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This is the blog of Ian Rosales Casocot. Filipino writer. Sometime academic. Former backpacker. Twink bait. Hamster lover.

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Thursday, April 16, 2020

entry arrow7:14 PM | "You just have to let people love you."

1. “Sometimes, you just have to let people love you, Marilla.” This was the line in the last episode of the first season of Anne with an E, Netflix's adaptation of the beloved children’s classic Anne of Green Gables, that finally did me in: behold, waterworks. The Cuthberts in this episode are in dire financial straits, but Marilla refuses to let people help, which she sees as pity disguised as charity—until Anne spouts this line and changes Marilla’s outlook on things. It touched me. I’ve always had this great suspicion of people daring to love me, you see, perhaps coming from some great unexplored hurt, and ultimately rises within me as a kind of self-defense: “If no one loves me, I won't be hurt.” Which is pretty much why I am so independent in my ways, always skirting the herd, never asking for help. Renz knows this: me asking for help in anything is the last resort I take, arrived at after going through countless detours where I try to just make-do with what I can, on my own. It’s just me being headstrong and proud; it never makes things easier. And so when I finally do ask for help, from friends or family, and help is indeed extended, I am always astonished, like seeing the world in the light of generosity I never knew can exist.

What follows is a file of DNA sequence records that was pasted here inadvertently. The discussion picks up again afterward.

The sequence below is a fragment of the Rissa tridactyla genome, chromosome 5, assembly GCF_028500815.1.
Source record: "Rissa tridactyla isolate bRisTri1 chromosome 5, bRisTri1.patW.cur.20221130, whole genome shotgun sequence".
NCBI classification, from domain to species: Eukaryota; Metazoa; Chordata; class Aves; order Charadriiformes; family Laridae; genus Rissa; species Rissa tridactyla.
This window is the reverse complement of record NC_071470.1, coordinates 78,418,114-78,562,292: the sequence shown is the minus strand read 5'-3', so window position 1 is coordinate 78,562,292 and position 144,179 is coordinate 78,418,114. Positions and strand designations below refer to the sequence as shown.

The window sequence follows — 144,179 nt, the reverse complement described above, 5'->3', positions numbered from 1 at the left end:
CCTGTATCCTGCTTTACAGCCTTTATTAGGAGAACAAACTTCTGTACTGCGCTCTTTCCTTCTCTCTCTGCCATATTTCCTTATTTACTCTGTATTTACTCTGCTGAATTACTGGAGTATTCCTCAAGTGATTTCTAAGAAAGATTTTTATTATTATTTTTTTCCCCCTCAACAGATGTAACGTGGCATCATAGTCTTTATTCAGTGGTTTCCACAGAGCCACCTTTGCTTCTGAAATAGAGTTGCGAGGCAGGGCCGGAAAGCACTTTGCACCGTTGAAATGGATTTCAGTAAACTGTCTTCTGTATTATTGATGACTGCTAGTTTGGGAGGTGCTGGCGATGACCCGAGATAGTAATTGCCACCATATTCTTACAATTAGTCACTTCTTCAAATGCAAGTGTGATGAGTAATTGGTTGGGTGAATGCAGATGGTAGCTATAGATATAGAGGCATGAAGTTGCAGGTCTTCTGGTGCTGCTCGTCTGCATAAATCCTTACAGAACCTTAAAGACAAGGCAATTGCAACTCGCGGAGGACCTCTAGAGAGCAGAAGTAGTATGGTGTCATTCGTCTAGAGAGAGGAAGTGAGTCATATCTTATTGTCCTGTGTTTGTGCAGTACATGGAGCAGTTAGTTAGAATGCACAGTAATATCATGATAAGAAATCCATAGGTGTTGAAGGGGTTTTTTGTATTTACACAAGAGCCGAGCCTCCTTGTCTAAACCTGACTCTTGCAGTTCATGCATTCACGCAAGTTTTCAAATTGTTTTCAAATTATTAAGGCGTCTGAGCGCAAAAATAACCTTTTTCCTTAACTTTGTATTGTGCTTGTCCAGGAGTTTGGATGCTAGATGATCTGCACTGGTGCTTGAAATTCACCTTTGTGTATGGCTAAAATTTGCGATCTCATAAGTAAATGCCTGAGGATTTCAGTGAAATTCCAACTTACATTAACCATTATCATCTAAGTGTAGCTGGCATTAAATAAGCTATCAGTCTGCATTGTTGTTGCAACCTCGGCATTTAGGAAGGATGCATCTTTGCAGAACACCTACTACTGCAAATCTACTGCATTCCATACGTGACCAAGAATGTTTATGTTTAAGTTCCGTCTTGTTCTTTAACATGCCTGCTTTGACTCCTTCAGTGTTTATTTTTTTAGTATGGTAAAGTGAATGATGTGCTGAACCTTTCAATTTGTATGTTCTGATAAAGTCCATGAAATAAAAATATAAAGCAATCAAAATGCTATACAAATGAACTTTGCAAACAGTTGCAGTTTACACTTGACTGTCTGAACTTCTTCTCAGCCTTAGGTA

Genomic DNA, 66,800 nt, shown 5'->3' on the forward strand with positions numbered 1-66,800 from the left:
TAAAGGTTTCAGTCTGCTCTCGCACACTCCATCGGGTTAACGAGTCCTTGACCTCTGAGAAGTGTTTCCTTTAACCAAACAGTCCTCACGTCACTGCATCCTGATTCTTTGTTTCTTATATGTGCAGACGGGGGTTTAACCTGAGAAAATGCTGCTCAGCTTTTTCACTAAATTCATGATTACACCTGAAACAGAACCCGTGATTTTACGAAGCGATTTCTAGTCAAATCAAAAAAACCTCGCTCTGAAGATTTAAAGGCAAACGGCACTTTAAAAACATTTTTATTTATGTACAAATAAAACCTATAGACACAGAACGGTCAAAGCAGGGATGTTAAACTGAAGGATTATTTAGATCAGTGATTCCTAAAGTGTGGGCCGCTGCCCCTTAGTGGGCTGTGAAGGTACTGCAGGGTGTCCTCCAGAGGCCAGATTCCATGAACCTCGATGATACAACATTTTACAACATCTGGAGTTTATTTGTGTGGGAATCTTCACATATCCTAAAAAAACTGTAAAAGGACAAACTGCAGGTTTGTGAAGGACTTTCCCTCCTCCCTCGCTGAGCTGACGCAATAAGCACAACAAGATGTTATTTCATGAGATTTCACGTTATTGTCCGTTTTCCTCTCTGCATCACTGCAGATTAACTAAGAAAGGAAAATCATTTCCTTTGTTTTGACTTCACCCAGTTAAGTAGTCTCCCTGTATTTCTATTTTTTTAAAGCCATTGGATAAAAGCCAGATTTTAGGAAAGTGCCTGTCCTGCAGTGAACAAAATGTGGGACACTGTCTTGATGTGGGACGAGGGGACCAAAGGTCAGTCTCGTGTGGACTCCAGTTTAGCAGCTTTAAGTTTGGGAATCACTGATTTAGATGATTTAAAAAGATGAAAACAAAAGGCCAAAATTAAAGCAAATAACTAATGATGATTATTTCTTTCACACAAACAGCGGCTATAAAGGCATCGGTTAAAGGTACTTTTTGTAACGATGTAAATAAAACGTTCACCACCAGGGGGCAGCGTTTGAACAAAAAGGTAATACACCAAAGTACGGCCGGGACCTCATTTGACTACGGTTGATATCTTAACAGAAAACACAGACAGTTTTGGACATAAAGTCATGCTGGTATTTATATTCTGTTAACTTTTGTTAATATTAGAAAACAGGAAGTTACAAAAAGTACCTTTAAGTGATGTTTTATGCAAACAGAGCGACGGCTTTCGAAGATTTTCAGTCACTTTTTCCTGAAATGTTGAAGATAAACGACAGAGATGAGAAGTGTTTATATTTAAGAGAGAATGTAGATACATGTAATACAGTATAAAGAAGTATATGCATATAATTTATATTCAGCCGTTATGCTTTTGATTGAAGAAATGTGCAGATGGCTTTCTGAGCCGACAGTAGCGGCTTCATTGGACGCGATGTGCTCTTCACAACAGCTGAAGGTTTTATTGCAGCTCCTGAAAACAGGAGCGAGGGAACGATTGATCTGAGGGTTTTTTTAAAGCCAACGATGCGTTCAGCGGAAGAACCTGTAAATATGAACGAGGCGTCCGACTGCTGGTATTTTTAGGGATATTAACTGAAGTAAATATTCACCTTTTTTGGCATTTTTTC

2. The new normal—the world in quarantine because of the coronavirus, with no end in sight—has had most of us reeling with melted hours and indistinguishable days. We sleep, we struggle with sleep, we fret with the news and from the unseen dangers of going outside our doors. We read, we watch movies, we have chilled with Netflix for so long it no longer means “sex.” In the second week of the quarantine, which now feels like ages ago, what got me through the doldrums was all three seasons of Avatar: The Last Airbender. Now, in the fourth week of the quarantine, I’ve found Annie with an E. And I think its tenderheartedness and unabashed humanity is just what I need to get through the thickening uncertainty of these dark days. Perhaps I'll watch The Secret Garden next, and then A Little Princess. Who knew that the classics I read in childhood would come back to me to offer comfort? Maybe this is even regression, a fanciful escape to more innocent times—but I don’t mind much: whatever gets me through the day, and still believing in the best of humanity, I’ll take it.

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